From the book fair there were many quantifiable benefits, not least the $2.43 million that went to support the purchase of art works, subsidise music, provide literary fellowships, assist student projects like the Sunswift solar car, or underwrite the university’s oral history archive. More unquantifiable benefits are suggested in Campbell’s chapters on the sociology of the book fair. He is interested in where the donated books came from, in profiling the dealers, the collectors and the huge variety of people who came in search of books. The last book fair followed a long period of gloomy discussion about the future of books and publishing in a world of computers and electronic readers.
Few things have been changed more dramatically by modern technology than the secondhand book trade now that it is possible to find and order any kind of book from almost anywhere in the world on the internet. The need to scour book fairs, garage sales and op shops for desired items has disappeared, but not, it seems, the pleasure of doing so. Many were still coming, hoping for bargains, others simply curious about what they might find. Among the real prizes were familiar titles or authors never before seen or read. Here was a copy for a couple of dollars – what was there to lose? Campbell writes engagingly of the circulation of books through the book fair with their freight of knowledge and culture, where it was the unexpected that could stimulate or entrance.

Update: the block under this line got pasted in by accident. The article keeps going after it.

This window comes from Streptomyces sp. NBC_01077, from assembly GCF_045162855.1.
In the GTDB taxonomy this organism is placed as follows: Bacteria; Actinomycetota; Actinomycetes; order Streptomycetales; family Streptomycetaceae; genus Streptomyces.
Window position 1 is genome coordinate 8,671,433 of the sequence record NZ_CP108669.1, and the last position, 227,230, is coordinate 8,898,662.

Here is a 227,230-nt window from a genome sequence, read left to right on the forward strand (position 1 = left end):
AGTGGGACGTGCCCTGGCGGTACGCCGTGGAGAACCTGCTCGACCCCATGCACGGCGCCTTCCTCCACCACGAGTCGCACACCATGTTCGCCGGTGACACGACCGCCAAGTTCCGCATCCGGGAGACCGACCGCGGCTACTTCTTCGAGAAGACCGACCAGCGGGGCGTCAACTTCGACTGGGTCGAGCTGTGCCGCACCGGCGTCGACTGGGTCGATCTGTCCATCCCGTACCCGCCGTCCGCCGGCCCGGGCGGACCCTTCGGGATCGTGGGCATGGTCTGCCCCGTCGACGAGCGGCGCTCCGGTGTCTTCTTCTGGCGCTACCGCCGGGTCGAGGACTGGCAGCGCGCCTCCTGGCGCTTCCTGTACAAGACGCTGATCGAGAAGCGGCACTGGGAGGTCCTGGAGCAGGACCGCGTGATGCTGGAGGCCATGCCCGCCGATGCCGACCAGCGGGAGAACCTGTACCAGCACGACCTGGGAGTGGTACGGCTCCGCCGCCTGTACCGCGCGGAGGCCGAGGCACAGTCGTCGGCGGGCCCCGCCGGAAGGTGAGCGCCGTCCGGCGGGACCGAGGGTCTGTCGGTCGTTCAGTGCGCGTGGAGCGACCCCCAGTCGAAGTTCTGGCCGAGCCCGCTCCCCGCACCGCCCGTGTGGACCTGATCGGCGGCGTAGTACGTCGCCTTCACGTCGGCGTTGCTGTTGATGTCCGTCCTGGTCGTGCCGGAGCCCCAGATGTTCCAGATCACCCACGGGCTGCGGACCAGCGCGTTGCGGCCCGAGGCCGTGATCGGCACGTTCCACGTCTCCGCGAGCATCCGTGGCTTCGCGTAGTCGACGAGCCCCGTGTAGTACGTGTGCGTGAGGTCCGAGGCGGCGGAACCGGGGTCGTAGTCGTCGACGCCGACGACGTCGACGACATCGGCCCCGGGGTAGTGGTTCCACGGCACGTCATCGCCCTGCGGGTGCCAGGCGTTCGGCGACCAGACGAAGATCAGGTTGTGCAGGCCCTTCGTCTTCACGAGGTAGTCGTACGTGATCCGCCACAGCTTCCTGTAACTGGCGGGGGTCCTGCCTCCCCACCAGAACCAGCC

These books both suggest a kind of nostalgia for a simpler, more innocent past in which the women who worked in the bookroom did so because they enjoyed the company and being among books, while students could play sport, join clubs and invent crazy ideas and activities because they did not have to spend time commuting to the university from cheap and exploitative lodgings far away. Both tell of the gradual transformation of the university into a multimillion-dollar business that was no longer prepared to subsidise space, a phone or occasional labour for the book fair, or provide student accommodation “on the cheap.” Volunteer labour is now more trouble than it’s worth, and colleges must maintain hotel standards to attract profitable conference-goers or tourists. •